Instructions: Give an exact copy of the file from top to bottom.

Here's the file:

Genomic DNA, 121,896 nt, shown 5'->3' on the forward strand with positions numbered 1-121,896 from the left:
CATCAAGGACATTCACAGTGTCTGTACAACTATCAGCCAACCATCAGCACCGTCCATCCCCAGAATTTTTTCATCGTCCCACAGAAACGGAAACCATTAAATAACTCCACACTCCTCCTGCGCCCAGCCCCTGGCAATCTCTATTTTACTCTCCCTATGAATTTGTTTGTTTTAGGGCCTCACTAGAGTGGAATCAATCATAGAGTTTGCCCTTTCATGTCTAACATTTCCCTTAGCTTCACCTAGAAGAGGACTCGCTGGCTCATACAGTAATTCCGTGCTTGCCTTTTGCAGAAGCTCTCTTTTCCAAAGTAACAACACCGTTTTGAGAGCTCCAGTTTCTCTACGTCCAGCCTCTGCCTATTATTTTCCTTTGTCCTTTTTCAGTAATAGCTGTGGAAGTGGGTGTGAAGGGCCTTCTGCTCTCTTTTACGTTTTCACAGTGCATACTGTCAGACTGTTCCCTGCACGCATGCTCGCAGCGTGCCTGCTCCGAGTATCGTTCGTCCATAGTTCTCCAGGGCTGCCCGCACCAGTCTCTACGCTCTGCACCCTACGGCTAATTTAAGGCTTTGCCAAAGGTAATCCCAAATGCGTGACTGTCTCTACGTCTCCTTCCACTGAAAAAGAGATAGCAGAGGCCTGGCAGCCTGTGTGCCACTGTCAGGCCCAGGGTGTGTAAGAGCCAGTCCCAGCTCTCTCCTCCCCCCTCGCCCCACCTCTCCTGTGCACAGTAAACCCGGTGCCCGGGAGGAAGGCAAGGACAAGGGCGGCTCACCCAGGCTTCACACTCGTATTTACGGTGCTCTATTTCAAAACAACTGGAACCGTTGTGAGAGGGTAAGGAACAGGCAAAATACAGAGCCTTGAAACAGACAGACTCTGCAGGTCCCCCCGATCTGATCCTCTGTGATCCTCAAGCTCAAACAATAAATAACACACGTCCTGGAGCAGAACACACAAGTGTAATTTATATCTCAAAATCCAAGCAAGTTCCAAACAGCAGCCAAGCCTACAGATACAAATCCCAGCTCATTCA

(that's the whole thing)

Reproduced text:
Genomic DNA, 121,896 nt, shown 5'->3' on the forward strand with positions numbered 1-121,896 from the left:
CATCAAGGACATTCACAGTGTCTGTACAACTATCAGCCAACCATCAGCACCGTCCATCCCCAGAATTTTTTCATCGTCCCACAGAAACGGAAACCATTAAATAACTCCACACTCCTCCTGCGCCCAGCCCCTGGCAATCTCTATTTTACTCTCCCTATGAATTTGTTTGTTTTAGGGCCTCACTAGAGTGGAATCAATCATAGAGTTTGCCCTTTCATGTCTAACATTTCCCTTAGCTTCACCTAGAAGAGGACTCGCTGGCTCATACAGTAATTCCGTGCTTGCCTTTTGCAGAAGCTCTCTTTTCCAAAGTAACAACACCGTTTTGAGAGCTCCAGTTTCTCTACGTCCAGCCTCTGCCTATTATTTTCCTTTGTCCTTTTTCAGTAATAGCTGTGGAAGTGGGTGTGAAGGGCCTTCTGCTCTCTTTTACGTTTTCACAGTGCATACTGTCAGACTGTTCCCTGCACGCATGCTCGCAGCGTGCCTGCTCCGAGTATCGTTCGTCCATAGTTCTCCAGGGCTGCCCGCACCAGTCTCTACGCTCTGCACCCTACGGCTAATTTAAGGCTTTGCCAAAGGTAATCCCAAATGCGTGACTGTCTCTACGTCTCCTTCCACTGAAAAAGAGATAGCAGAGGCCTGGCAGCCTGTGTGCCACTGTCAGGCCCAGGGTGTGTAAGAGCCAGTCCCAGCTCTCTCCTCCCCCCTCGCCCCACCTCTCCTGTGCACAGTAAACCCGGTGCCCGGGAGGAAGGCAAGGACAAGGGCGGCTCACCCAGGCTTCACACTCGTATTTACGGTGCTCTATTTCAAAACAACTGGAACCGTTGTGAGAGGGTAAGGAACAGGCAAAATACAGAGCCTTGAAACAGACAGACTCTGCAGGTCCCCCCGATCTGATCCTCTGTGATCCTCAAGCTCAAACAATAAATAACACACGTCCTGGAGCAGAACACACAAGTGTAATTTATATCTCAAAATCCAAGCAAGTTCCAAACAGCAGCCAAGCCTACAGATACAAATCCCAGCTCATTCA